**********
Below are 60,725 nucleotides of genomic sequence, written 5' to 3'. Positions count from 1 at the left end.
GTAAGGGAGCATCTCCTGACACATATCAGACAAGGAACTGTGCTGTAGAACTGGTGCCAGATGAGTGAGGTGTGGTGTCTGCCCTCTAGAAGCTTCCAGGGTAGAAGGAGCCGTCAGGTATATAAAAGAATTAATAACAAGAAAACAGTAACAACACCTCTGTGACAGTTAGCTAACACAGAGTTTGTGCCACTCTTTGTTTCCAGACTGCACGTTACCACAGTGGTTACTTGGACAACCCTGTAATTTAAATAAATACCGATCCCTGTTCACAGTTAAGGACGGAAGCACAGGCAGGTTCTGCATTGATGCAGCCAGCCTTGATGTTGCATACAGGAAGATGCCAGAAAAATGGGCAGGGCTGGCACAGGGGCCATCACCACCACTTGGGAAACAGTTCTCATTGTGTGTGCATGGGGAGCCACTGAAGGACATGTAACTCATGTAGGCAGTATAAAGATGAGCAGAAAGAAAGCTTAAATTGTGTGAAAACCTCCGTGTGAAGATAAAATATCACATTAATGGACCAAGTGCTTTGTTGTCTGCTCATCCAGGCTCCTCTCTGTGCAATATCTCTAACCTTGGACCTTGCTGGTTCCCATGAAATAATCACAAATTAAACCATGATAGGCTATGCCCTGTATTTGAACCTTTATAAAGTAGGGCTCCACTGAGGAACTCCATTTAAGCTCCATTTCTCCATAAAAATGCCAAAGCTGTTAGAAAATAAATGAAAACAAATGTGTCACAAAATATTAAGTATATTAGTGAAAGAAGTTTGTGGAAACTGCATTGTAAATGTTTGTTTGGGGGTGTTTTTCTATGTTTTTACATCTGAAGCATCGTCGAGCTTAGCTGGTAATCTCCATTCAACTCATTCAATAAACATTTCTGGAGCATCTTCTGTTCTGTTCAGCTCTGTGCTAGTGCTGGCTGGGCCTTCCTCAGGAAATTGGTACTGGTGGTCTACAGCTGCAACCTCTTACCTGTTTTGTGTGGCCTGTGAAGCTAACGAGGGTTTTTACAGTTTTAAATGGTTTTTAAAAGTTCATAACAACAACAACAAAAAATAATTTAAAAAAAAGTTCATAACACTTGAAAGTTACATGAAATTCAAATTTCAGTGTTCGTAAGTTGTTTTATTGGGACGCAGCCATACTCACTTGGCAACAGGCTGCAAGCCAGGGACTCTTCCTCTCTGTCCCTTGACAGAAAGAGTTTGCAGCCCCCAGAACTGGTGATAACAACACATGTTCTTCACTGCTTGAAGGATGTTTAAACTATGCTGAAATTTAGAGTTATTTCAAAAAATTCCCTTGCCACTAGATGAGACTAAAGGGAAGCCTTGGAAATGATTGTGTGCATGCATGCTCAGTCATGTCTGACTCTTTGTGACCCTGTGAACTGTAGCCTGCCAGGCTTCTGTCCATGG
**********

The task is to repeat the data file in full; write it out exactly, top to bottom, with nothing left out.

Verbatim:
Below are 60,725 nucleotides of genomic sequence, written 5' to 3'. Positions count from 1 at the left end.
GTAAGGGAGCATCTCCTGACACATATCAGACAAGGAACTGTGCTGTAGAACTGGTGCCAGATGAGTGAGGTGTGGTGTCTGCCCTCTAGAAGCTTCCAGGGTAGAAGGAGCCGTCAGGTATATAAAAGAATTAATAACAAGAAAACAGTAACAACACCTCTGTGACAGTTAGCTAACACAGAGTTTGTGCCACTCTTTGTTTCCAGACTGCACGTTACCACAGTGGTTACTTGGACAACCCTGTAATTTAAATAAATACCGATCCCTGTTCACAGTTAAGGACGGAAGCACAGGCAGGTTCTGCATTGATGCAGCCAGCCTTGATGTTGCATACAGGAAGATGCCAGAAAAATGGGCAGGGCTGGCACAGGGGCCATCACCACCACTTGGGAAACAGTTCTCATTGTGTGTGCATGGGGAGCCACTGAAGGACATGTAACTCATGTAGGCAGTATAAAGATGAGCAGAAAGAAAGCTTAAATTGTGTGAAAACCTCCGTGTGAAGATAAAATATCACATTAATGGACCAAGTGCTTTGTTGTCTGCTCATCCAGGCTCCTCTCTGTGCAATATCTCTAACCTTGGACCTTGCTGGTTCCCATGAAATAATCACAAATTAAACCATGATAGGCTATGCCCTGTATTTGAACCTTTATAAAGTAGGGCTCCACTGAGGAACTCCATTTAAGCTCCATTTCTCCATAAAAATGCCAAAGCTGTTAGAAAATAAATGAAAACAAATGTGTCACAAAATATTAAGTATATTAGTGAAAGAAGTTTGTGGAAACTGCATTGTAAATGTTTGTTTGGGGGTGTTTTTCTATGTTTTTACATCTGAAGCATCGTCGAGCTTAGCTGGTAATCTCCATTCAACTCATTCAATAAACATTTCTGGAGCATCTTCTGTTCTGTTCAGCTCTGTGCTAGTGCTGGCTGGGCCTTCCTCAGGAAATTGGTACTGGTGGTCTACAGCTGCAACCTCTTACCTGTTTTGTGTGGCCTGTGAAGCTAACGAGGGTTTTTACAGTTTTAAATGGTTTTTAAAAGTTCATAACAACAACAACAAAAAATAATTTAAAAAAAAGTTCATAACACTTGAAAGTTACATGAAATTCAAATTTCAGTGTTCGTAAGTTGTTTTATTGGGACGCAGCCATACTCACTTGGCAACAGGCTGCAAGCCAGGGACTCTTCCTCTCTGTCCCTTGACAGAAAGAGTTTGCAGCCCCCAGAACTGGTGATAACAACACATGTTCTTCACTGCTTGAAGGATGTTTAAACTATGCTGAAATTTAGAGTTATTTCAAAAAATTCCCTTGCCACTAGATGAGACTAAAGGGAAGCCTTGGAAATGATTGTGTGCATGCATGCTCAGTCATGTCTGACTCTTTGTGACCCTGTGAACTGTAGCCTGCCAGGCTTCTGTCCATGG